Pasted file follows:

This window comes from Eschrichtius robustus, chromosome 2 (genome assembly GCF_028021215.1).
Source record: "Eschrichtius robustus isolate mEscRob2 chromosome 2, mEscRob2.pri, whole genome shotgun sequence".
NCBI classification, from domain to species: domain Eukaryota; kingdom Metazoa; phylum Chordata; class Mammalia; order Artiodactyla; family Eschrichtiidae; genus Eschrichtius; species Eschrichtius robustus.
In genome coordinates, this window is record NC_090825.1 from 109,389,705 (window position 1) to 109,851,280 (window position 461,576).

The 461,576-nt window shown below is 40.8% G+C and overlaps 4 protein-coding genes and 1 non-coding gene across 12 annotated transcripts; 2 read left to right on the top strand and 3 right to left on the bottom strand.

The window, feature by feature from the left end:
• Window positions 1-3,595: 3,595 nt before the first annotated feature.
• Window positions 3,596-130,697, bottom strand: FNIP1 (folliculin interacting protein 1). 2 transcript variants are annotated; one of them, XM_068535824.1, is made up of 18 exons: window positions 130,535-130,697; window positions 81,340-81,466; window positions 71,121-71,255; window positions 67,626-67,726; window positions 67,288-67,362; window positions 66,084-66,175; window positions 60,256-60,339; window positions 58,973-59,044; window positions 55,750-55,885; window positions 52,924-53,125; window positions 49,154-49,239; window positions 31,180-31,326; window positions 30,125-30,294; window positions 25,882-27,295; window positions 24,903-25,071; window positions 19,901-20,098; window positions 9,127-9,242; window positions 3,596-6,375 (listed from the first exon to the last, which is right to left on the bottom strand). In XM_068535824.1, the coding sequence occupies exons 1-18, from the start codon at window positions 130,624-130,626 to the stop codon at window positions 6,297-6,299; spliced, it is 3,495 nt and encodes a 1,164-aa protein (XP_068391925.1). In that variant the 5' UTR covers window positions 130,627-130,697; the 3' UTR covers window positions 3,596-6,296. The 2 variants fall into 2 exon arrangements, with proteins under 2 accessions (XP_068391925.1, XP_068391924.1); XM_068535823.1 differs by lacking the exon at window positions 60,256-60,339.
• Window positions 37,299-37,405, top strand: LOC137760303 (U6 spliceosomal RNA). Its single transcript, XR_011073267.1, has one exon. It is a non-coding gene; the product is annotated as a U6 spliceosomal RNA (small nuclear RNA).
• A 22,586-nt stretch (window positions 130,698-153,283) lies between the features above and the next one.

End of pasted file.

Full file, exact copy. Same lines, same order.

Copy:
This window comes from Eschrichtius robustus, chromosome 2 (genome assembly GCF_028021215.1).
Source record: "Eschrichtius robustus isolate mEscRob2 chromosome 2, mEscRob2.pri, whole genome shotgun sequence".
NCBI classification, from domain to species: domain Eukaryota; kingdom Metazoa; phylum Chordata; class Mammalia; order Artiodactyla; family Eschrichtiidae; genus Eschrichtius; species Eschrichtius robustus.
In genome coordinates, this window is record NC_090825.1 from 109,389,705 (window position 1) to 109,851,280 (window position 461,576).

The 461,576-nt window shown below is 40.8% G+C and overlaps 4 protein-coding genes and 1 non-coding gene across 12 annotated transcripts; 2 read left to right on the top strand and 3 right to left on the bottom strand.

The window, feature by feature from the left end:
• Window positions 1-3,595: 3,595 nt before the first annotated feature.
• Window positions 3,596-130,697, bottom strand: FNIP1 (folliculin interacting protein 1). 2 transcript variants are annotated; one of them, XM_068535824.1, is made up of 18 exons: window positions 130,535-130,697; window positions 81,340-81,466; window positions 71,121-71,255; window positions 67,626-67,726; window positions 67,288-67,362; window positions 66,084-66,175; window positions 60,256-60,339; window positions 58,973-59,044; window positions 55,750-55,885; window positions 52,924-53,125; window positions 49,154-49,239; window positions 31,180-31,326; window positions 30,125-30,294; window positions 25,882-27,295; window positions 24,903-25,071; window positions 19,901-20,098; window positions 9,127-9,242; window positions 3,596-6,375 (listed from the first exon to the last, which is right to left on the bottom strand). In XM_068535824.1, the coding sequence occupies exons 1-18, from the start codon at window positions 130,624-130,626 to the stop codon at window positions 6,297-6,299; spliced, it is 3,495 nt and encodes a 1,164-aa protein (XP_068391925.1). In that variant the 5' UTR covers window positions 130,627-130,697; the 3' UTR covers window positions 3,596-6,296. The 2 variants fall into 2 exon arrangements, with proteins under 2 accessions (XP_068391925.1, XP_068391924.1); XM_068535823.1 differs by lacking the exon at window positions 60,256-60,339.
• Window positions 37,299-37,405, top strand: LOC137760303 (U6 spliceosomal RNA). Its single transcript, XR_011073267.1, has one exon. It is a non-coding gene; the product is annotated as a U6 spliceosomal RNA (small nuclear RNA).
• A 22,586-nt stretch (window positions 130,698-153,283) lies between the features above and the next one.